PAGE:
## Hotel Infinity: Part Five

Tova Brown concludes her exploration of the Hilbert’s Hotel Paradox with a look at the cardinality of the real numbers.

You run a hotel with an infinite number of rooms. You pride yourself on accommodating everyone, even guests arriving in infinitely large groups — but some infinities are more infinite than others, as it turns out.

Check out Tova Brown’s growing collection of videos that explore advanced math concepts through story-telling.

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## Hotel Infinity: Part Four

Tova Brown dives deeper into Hilbert’s Hotel Paradox, considering the difference between rational numbers and reals.

You run an infinitely large hotel, and are happy to realize that you can accommodate an infinite number of infinite groups of guests.

However, a delicate diplomatic situation arises when a portal to another universe opens, introducing a different kind of guest, in a different kind of group.

Can you make room for them all?

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## Hotel Infinity: Part Three

Tova Brown continues to examine Hilbert’s Hotel Paradox, pondering infinite sets of infinite sets.

As the proprietor of an infinitely large hotel, you pride yourself on welcoming everyone, even when the rooms are full. Your hotel becomes very popular among infinite sports teams, as a result.

Recruitment season presents a challenge, however, when many infinite teams arrive at once. How many infinite teams can stay in a single infinite hotel?

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## Hotel Infinity: Part Two

Tova Brown explores the second part of Hilbert’s Hotel Paradox. What’s infinity plus infinity?

Running an infinite hotel has its perks. Even when the rooms are full you can always find space for new guests, so you proudly welcome everyone who appears at your door.

When two guests arrive at once, you make room. When ten guests arrive, you accommodate them easily. When a crowd of hundreds appears, you welcome them all.

Is there no limit to your hospitality?

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## Hotel Infinity: Part One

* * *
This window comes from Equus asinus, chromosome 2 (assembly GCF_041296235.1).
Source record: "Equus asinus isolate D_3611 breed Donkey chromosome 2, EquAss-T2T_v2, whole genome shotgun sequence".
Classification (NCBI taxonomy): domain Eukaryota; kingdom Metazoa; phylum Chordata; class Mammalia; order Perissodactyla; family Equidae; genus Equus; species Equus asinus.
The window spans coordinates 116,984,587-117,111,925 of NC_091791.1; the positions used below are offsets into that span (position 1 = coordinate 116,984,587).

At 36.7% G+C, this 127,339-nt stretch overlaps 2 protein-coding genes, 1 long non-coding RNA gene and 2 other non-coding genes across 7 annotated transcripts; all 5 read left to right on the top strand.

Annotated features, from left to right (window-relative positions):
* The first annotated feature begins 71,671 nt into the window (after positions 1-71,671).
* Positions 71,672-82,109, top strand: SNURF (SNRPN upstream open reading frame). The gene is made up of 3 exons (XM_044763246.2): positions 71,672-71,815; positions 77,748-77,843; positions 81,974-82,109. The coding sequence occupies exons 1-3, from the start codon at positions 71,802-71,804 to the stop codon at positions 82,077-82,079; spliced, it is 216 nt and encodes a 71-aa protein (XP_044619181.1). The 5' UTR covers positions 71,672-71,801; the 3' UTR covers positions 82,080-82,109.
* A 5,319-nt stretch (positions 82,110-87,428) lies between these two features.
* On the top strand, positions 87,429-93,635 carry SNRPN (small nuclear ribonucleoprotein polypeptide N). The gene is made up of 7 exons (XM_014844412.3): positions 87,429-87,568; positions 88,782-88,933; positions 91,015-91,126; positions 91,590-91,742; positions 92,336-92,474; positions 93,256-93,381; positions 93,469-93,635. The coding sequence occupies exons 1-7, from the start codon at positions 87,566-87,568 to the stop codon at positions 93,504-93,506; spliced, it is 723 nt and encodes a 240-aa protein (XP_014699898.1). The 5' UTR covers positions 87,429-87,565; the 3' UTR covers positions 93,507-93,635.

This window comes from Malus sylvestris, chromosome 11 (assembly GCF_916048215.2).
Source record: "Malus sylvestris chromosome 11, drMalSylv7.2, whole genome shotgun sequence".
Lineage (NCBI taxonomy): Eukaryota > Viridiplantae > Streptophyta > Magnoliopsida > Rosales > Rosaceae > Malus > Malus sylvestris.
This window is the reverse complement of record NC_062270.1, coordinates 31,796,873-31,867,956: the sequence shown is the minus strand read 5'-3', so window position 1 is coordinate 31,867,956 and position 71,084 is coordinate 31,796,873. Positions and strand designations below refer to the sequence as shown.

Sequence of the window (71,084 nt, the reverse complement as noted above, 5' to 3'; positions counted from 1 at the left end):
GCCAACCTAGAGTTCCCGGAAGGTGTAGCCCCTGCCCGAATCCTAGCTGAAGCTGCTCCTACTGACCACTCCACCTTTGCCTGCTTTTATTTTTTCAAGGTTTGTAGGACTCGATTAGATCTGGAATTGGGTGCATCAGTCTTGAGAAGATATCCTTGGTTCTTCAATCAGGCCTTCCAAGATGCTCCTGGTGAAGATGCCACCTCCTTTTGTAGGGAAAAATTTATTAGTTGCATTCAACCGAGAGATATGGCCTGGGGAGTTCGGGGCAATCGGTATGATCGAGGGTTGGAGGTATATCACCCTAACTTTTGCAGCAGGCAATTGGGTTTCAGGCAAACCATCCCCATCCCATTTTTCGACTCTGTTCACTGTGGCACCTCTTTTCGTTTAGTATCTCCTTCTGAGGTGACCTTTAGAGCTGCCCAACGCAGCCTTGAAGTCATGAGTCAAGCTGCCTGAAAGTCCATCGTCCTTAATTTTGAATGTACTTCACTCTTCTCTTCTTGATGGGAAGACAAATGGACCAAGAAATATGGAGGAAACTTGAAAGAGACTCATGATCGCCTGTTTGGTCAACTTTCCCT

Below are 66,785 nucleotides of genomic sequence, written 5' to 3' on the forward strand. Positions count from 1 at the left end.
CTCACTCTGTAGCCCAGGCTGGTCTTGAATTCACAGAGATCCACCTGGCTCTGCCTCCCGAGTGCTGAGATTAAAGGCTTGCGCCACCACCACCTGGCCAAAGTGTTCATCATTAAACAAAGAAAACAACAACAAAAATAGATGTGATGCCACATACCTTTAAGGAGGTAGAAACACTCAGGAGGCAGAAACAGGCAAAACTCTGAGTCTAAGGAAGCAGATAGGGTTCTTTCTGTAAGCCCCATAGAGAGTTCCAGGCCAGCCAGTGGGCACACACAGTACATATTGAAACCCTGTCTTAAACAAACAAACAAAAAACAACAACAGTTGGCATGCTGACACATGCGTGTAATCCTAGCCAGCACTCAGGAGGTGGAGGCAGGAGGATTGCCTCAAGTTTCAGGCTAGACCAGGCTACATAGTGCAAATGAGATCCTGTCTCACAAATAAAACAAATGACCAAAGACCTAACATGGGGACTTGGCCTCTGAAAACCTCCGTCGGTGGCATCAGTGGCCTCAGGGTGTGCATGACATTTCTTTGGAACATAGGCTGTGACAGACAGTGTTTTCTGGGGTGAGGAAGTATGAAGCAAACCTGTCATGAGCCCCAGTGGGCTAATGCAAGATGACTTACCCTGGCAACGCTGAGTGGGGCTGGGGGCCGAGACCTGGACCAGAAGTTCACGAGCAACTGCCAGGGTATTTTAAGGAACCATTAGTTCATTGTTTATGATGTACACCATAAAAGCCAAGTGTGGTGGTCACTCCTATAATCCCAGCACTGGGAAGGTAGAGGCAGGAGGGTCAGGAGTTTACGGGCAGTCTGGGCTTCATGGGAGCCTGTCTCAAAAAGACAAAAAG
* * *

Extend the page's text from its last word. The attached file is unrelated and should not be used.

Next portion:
Tova Brown’s introduction to Hilbert’s Hotel Paradox, a riddle about the nature of infinity…

Once upon a time, there was a hotel with an infinite number of rooms. You might be thinking this is impossible, and if so you’re right. A hotel like this could never exist in the real world.

But fortunately we’re not talking about the real world, we’re talking about math. And when we do math we can make up whatever rules we want, just to see what happens.

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## 2016 Mathematics Game

[Feature photo above from the public domain, and title background (below) by frankieleon (CC BY 2.0) via Flickr.]

Have you made a New Year’s resolution to spend more time with your family this year, and to get more exercise? Problem-solvers of all ages can pump up their (mental) muscles with the Annual Mathematics Year Game Extravaganza. Please join us!

For many years mathematicians, scientists, engineers and others interested in math have played “year games” via e-mail. We don’t always know whether it’s possible to write all the numbers from 1 to 100 using only the digits in the current year, but it’s fun to see how many you can find.

## Rules of the Game

Use the digits in the year 2016 to write mathematical expressions for the counting numbers 1 through 100. The goal is adjustable: Young children can start with looking for 1-10, middle grades with 1-25.

• You must use all four digits. You may not use any other numbers.
• Solutions that keep the year digits in 2-0-1-6 order are preferred, but not required.
• You may use +, -, x, ÷, sqrt (square root), ^ (raise to a power), ! (factorial), and parentheses, brackets, or other grouping symbols.
• You may use a decimal point to create numbers such as .2, .02, etc., but you cannot write 0.02 because we only have one zero in this year’s number.
• You may create multi-digit numbers such as 10 or 201 or .01, but we prefer solutions that avoid them.

#### My Special Variations on the Rules

• You MAY use the overhead-bar (vinculum), dots, or brackets to mark a repeating decimal. But students and teachers beware: you can’t submit answers with repeating decimals to Math Forum.
• You MAY use a double factorial, n!! = the product of all integers from 1 to n that have the same parity (odd or even) as n. I’m including these because Math Forum allows them, but I personally try to avoid the beasts. I feel much more creative when I can wrangle a solution without invoking them.

## November Math Calendars

High school math teacher Chris Rime has done it again. Check out his November 2015 printable math calendars for Algebra 1 (in English or Spanish), Algebra 2, and Geometry students. Enjoy!

### Things to Do with a Math Calendar

At home:
Post the calendar on your refrigerator. Use each math puzzle as a daily review “mini-quiz” for your children (or yourself).

In the classroom:
Post today’s calculation on the board as a warm-up puzzle. Encourage your students to make up “Today is…” puzzles of their own.

As a puzzle:
Cut the calendar squares apart and trim off the dates. Then challenge your students to arrange them in ascending (or descending) order.

Make up problems to fill a new calendar for next month.
And if you do, please share!

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